The tangential map, known as the true map, in contrast to the other two, does not rely on a reference point, central axis or reference curvature. There is no airbrushing of the data, and true corneal shape can be appreciated; red represents steep curvatures, while blue represents true flat curves. This is the most sensitive of maps and allows for the greatest accuracy of data at the periphery.4 As such, these maps are critical in understanding the true shape of the cornea, the true size of a cone, the location of a scar or pinguecula, the fitting of orthokeratology (ortho-K) lenses that require peripheral fitting evaluation, determining the apex of the cornea and monitoring corneal conditions and irregularities for change over time. This is a high-yield map and should be the go-to for getting an accurate understanding of corneal shape and monitoring.
Axial map of a normal cornea. Click image to enlarge.
The beautiful thing about topographers is that we can learn so much about the shape of the cornea before we start a contact lens fitting. Eccentricity and the shape factor are two values that can help us better understand the change in curvature of the cornea from the center to the edge.
Eccentricity (E value) is the rate of flattening from the center of the cornea towards the edge. Normal corneas have an E value that ranges between 0.4 to 0.6.7 To visually understand E values a little better, look at Table 1.7
A prolate cornea is steep in the center and flattens outwardly toward the limbus. Prolate can be used to describe a normal cornea or even an ectactic cornea, such as nipple cone keratoconus and keratoglobus. Keratoconic eyes are just very highly prolate. A prolate cornea can be well described by an E value.
Oblate corneas are flat in the center and steepen towards the edge of the cornea.8,9 A patient who has undergone LASIK, post-keratoplasty, post-ortho-K lens wear, as well as some pellucid marginal degeneration cases are all examples of oblate corneas. Soft contact lenses are designed for prolate corneas.
When you place a soft contact lens on an oblate cornea, the optic zone of the lens may compress towards the globe with each blink, causing vision to fluctuate. Understanding this anomalous shape before starting a contact lens fitting allows you to select a contact lens modality best suited for success on these irregularly-shaped surfaces.
Elevation maps of two different patients. Both have a reference sphere, from which the maps were created. The patient on the left has a very uniform elevation and was successfully fit with a spherical GP. The patient on the right has a very irregular elevation pattern and, with the scar in the inferior cornea, could only be fit with a very customized scleral lens. Nothing would stay on the eye without falling off. Click image to enlarge.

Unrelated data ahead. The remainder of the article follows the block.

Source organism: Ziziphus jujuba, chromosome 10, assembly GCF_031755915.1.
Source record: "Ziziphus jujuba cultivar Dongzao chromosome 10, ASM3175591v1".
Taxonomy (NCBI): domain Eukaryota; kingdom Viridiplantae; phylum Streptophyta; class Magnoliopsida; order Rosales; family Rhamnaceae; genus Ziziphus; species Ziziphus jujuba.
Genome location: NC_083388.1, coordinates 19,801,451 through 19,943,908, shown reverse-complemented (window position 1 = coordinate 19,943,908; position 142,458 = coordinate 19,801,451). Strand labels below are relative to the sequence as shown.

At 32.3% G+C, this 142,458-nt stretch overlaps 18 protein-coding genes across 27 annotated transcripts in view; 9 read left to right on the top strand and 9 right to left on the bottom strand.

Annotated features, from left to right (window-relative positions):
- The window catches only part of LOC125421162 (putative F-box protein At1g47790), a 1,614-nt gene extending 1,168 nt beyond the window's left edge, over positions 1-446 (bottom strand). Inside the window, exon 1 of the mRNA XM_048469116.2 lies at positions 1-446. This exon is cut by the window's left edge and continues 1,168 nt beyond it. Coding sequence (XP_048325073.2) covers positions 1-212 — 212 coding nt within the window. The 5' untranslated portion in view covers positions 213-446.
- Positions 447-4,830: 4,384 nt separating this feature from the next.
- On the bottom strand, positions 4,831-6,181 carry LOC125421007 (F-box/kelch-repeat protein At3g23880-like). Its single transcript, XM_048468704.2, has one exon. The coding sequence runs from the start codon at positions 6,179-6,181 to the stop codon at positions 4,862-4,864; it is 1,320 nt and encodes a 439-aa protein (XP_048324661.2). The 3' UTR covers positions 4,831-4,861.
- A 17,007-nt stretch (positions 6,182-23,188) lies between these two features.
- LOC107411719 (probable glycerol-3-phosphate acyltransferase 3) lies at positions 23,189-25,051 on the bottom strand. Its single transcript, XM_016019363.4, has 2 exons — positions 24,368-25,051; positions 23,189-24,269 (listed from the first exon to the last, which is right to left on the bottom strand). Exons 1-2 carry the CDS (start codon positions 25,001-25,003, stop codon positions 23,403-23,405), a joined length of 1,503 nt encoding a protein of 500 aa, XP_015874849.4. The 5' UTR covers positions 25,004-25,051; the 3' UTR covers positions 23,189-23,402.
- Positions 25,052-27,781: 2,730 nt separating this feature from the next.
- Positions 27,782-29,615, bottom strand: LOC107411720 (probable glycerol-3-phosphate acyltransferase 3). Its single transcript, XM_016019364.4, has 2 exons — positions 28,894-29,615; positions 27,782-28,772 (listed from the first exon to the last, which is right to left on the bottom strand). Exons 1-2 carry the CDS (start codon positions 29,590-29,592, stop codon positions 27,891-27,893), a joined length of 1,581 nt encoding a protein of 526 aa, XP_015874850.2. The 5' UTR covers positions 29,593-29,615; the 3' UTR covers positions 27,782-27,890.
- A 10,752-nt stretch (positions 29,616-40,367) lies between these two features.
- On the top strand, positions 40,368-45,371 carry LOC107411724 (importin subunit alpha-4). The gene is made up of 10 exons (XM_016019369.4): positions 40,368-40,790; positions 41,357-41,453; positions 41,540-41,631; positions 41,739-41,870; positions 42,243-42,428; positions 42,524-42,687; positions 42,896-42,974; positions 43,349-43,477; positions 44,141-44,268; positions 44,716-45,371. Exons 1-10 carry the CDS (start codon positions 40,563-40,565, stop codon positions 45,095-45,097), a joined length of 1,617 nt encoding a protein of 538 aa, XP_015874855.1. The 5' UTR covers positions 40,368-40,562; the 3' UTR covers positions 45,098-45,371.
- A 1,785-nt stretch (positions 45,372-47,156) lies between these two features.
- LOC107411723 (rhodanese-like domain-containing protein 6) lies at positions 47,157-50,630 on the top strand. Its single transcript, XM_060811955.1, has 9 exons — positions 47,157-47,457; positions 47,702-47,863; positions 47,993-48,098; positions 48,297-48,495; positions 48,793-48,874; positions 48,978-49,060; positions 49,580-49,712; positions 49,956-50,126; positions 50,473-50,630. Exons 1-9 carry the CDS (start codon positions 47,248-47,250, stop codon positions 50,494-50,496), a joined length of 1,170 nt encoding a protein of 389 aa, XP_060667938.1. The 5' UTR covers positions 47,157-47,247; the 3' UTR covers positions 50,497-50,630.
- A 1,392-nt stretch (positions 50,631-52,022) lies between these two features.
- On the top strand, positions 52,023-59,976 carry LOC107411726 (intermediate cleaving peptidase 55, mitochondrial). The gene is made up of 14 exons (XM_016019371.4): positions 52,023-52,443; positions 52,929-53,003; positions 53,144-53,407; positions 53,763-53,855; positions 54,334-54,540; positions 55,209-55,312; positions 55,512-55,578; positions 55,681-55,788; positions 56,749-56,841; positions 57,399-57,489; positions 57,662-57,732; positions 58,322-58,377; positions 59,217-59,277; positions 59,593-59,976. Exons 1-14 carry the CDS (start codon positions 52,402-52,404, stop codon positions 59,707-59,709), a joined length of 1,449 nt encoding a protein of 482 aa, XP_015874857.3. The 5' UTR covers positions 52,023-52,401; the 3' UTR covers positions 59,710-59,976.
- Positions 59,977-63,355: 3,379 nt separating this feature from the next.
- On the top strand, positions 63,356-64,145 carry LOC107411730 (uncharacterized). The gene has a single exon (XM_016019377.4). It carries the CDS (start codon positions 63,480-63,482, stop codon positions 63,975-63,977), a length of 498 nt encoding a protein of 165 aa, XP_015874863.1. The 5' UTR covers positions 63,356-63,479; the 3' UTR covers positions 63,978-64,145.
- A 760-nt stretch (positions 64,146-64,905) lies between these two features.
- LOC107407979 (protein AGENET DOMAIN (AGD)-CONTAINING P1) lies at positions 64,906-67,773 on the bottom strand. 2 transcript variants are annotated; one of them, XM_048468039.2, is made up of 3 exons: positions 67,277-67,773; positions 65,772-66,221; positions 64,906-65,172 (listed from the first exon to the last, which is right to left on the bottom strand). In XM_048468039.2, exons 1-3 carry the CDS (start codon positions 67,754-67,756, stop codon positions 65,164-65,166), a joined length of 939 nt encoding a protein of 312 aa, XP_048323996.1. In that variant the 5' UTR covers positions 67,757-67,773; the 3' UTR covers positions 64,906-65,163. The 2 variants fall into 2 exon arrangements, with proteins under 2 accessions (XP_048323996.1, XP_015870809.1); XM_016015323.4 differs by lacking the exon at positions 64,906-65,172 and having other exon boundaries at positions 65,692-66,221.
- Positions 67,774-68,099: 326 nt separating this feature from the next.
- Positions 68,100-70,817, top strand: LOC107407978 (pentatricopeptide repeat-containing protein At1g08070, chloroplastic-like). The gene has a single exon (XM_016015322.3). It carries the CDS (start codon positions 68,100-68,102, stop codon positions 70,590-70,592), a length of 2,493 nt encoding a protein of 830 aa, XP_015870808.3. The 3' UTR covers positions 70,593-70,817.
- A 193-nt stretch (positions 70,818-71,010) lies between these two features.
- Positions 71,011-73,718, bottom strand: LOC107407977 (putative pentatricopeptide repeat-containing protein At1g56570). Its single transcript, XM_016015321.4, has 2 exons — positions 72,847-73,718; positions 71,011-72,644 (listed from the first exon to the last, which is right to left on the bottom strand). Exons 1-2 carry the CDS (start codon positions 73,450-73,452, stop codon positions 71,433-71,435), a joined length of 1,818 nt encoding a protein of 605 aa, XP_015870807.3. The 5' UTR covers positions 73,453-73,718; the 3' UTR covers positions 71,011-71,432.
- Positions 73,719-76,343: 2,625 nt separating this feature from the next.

Shape factor is another way to describe the rate of flattening of the cornea outwards from the center; the difference is that it can be used to describe both prolate and oblate corneas. There are several different methods that can be used to calculate the shape factor, each having their own reference point. A reference sphere can have a shape factor of either zero or one depending on which calculation method is used. A shape factor below sphere reference value would describe an oblate eye, and above would describe a prolate eye. Knowing the calculation method—and, more important, the reference point for your topographer—is important to understand how to interpret the shape factor.
Using the various indicators of corneal shape can help understand the cornea and assist in lens design. This data demonstrates that the majority of corneas are flatter nasally, which can cause soft lenses to decenter towards the nose. We also know that GP lenses tend to center over the steepest apex of the cornea. Knowing where the steepest apex is allows us to better predict if a lens will decenter. Using these tools to predict the performance of our various lens designs on-eye has been a time-saving approach in my clinic.
The left image is an axial map of an ortho-K patient with a great fit, great vision and much happiness. The right image shows the tangential map, which defines the edges of the cornea and shows a complete ring of treatment around the central treatment zone. The tangential map gives us a clear, complete picture of what is going on with this ortho-K fit. Click image to enlarge.
Fitting Soft Lenses
Truthfully, when fitting soft contact lenses (spheres, torics or multifocals), we don’t often think of using topography to assist in our fitting process. We typically have one diameter and one base curve per lens design and are highly successful with them. Ordering a specialty lens is rarely indicated for soft lenses based on a fitting issue and more frequently needed based on power availability. When there are two base curve options, we generally use our autorefractor K readings and choose one. When on the eye, if the lenses are found to be either too steep or too flat on the eye, then we switch to the other base curve option if the direction of change correlates with the available second base curve option or we try a different brand entirely.
Table 1. Relating Corneal Shape to E Values
We have been spoiled by the wonderful lens technology available to us; the soft lenses of today have been engineered to work well on the vast majority of our patients and often with the first lens we try. If the fit is not successful, our topographers now play a larger role in helping troubleshoot why we are not getting the predictable and ultimately highly successful outcomes we have come to expect with these lenses.
Despite the ease in fitting soft lenses, the argument can be made that topographies should be used to establish a baseline before every contact lens fit. Soft contact lenses can cause corneal compression or corneal edema if fit too tight, if on eyes with tight lids or if over-worn.10 Using baseline measurements for comparison, we can monitor the cornea as the fitting progresses to look out for these issues. If vision decreases, topographies compared with baseline images can show change over time, ruling out or revealing corneal changes.